At its most basic level archaeology is about the study of society through its material remains. This fundamental premise has been interpreted in various ways by practitioners and researchers within the discipline, but also in allied fields such as anthropology, history, heritage and tourism studies. Historical and contemporary archaeologists in recent decades have been especially explicit in their engagement with how the materials we choose to study can reveal deliberately hidden and marginalised aspects of society. The interest in the subaltern, rather than elites, has been evident in Anglo-American historical archaeology, in particular, and in some way explains the noticeable resistance amongst archaeologists to the rise of right-wing ‘fake news’ and mainstreaming of alt-right ideologies that include (mis)uses of the past. Musing on the increasingly political and advocacy roles archaeologists have taken in recent years – be that criticising fracking under tribal lands, documenting the refugee crisis in Europe, or detailing the alternative ways of living of the homeless - CHAT ACT will explicitly focus on the roles, aims and methods of historical and contemporary archaeology in an increasingly polarised contemporary.
The Walking Seminar: Embodied Research in Emergent Anthropocene Landscapes is a 56-page, tabloid newspaper format publication edited by archaeologist Nick Shepherd, urbanist Christian Ernsten, and documentary photographer Dirk-Jan Visser. It explores ideas around landscape as archive, the challenges of Anthropogenic environmental change, and the intersections between scholarly research and artistic research methods. Free copies will be available.
Gísli Pálsson and Gerby Marks will be present at CHAT in Århus where they will print objects from the first Cladogram typology, based on Pitt- Rivers‘ On The Evolution of Culture, for conference attendees.
For Danish / Northern German/ Swedish delegates there are extensive train and bus routes to Aarhus with direct routes from all the major towns and cities in the country including via Copenhagen, via Malmö (Sweden), via Hamburg (Germany). For those flying in you can avail of budget airlines (Ryanair, Easyjet, Wizz etc) to one of the nearby airports. Copenhagen, Aarhus, Billund and Aalborg all have bus or train links to Aarhus. Billund is the largest airport in the region (Jylland). Ryanair, Air France, KLM, Luftansa and British Airways fly from a number of European cities to Billund. Ryanair flies to all the airports in Denmark from London Stansted for as little as 200DKK each way (and from selected other airports see Ryanair.com). The Danish capital, Copenhagen, is one of the hub airports of Scandinavia and has frequent flights from the US, UK, China, Middle East and the rest of Europe including via the very well priced Norwegian Air (inc. New York, Boston, Chicago, London, Manchester, Madrid, Bilboa); Easyjet (from Edinburgh, Manchester, Bristol, London Gatwick, Paris, Berlin etc), Ryanair (inc Dublin, Edinburgh, Liverpool, London Luton, Brussels, Madrid, Rome, Thessaloniki etc), and SAS (inc. Washington, Beijing, Istanbul). It take c4 hours to travel by bus from Copenhagen Airport (and costs c150DKK each way (if booked in advance via flixbus.dk) to central Aarhus and c3-3:30 hours from Copenhagen Airport to Aarhus direct by train. Train tickets to Aarhus can be booked cheaply and in advance through purchasing time-specific ‘orange tickets’ on the DSB.dk website or app (expensive if on the day).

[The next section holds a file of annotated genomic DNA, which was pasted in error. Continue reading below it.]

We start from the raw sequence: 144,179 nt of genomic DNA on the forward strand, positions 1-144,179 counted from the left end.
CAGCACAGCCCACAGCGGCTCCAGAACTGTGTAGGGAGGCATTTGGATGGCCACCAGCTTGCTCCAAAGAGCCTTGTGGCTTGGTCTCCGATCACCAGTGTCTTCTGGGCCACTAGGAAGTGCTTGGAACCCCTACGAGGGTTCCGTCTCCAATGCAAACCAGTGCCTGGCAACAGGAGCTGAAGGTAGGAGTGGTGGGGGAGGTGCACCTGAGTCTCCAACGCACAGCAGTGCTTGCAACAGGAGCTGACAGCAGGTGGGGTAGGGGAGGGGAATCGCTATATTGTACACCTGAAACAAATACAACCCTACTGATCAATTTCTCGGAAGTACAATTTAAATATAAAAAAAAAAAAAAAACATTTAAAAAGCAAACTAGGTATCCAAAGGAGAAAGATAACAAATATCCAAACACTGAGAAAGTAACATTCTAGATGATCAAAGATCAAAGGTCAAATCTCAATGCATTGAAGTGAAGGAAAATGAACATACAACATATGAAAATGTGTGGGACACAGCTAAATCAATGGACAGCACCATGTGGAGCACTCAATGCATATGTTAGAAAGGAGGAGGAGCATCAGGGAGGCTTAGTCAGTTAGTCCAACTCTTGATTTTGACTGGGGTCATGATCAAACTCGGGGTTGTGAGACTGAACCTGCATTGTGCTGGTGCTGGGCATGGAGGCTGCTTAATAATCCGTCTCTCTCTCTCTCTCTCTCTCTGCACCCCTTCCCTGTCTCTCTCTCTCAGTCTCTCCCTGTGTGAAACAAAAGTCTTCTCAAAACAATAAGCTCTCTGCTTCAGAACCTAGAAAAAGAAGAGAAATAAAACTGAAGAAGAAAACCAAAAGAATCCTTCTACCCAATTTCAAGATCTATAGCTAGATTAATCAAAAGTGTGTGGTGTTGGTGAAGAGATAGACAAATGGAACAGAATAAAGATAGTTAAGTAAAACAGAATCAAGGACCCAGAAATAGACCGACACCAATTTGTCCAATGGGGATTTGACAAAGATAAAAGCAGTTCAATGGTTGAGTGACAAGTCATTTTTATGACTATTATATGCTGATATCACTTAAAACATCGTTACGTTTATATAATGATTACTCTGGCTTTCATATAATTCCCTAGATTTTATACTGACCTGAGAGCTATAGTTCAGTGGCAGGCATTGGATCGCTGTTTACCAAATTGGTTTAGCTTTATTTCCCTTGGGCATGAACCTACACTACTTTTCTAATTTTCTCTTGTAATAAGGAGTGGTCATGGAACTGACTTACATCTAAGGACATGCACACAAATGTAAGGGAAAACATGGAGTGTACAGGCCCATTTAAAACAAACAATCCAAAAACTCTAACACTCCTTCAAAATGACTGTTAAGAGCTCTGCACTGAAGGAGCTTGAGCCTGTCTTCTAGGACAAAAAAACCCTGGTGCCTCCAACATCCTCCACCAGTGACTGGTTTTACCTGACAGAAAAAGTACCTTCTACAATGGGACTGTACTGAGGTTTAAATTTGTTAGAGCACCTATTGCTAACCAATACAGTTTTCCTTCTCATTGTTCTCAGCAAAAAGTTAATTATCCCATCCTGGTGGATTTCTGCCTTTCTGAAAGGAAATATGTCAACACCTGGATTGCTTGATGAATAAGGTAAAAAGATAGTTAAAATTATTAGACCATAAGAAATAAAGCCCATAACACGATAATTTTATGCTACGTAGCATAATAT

There are a lot of accommodation options in Aarhus city centre (which is 20 minutes away from the Moesgaard Manor campus by public transport – City bus 18). As Aarhus is the second city in Denmark and the location of the one of the biggest universities in Scandinavia there is no shortage of cheap(ish) hotels and guest houses. Some of the cheaper hotel options including WakeUp Aarhus (https://www.wakeupcopenhagen.com/thehotels/ aarhus/#/search), which opened in July 2017. It has 300+ rooms and prices start at 400DKK pn and is on the bus route to Moesgaard. Also to be recommended is Cabinn Hotel Aarhus (https://www.cabinn.com/en/hotel/cabinn-aarhus-hotel), which was refurbished in 2015, has 400 rooms and prices start at 500DKK.
For those who like to sample what it is really like to live in a city Airbnb has become a popular and affordable option in Denmark.
Aarhus was the European Capital of Culture in 2016 and so has many cultural highlights to enjoy including world renowned museums such as Moesgaard, Den Gamle By (one of the oldest open air museums in the world) or Aros (an award-winning art museum). It’s public library – Dokk1 – has also won awards. Aarhus has many small restaurants and pubs with lots of (relatively) cheap Danish beer and fresh Nordic Cuisine. Cheap pubs can be found on Frederiksgade, more refined local choices try the Latin Quarter or Jægergårdsgade. (http://jaegergaardsgade.dk/) See visitaarhus.dk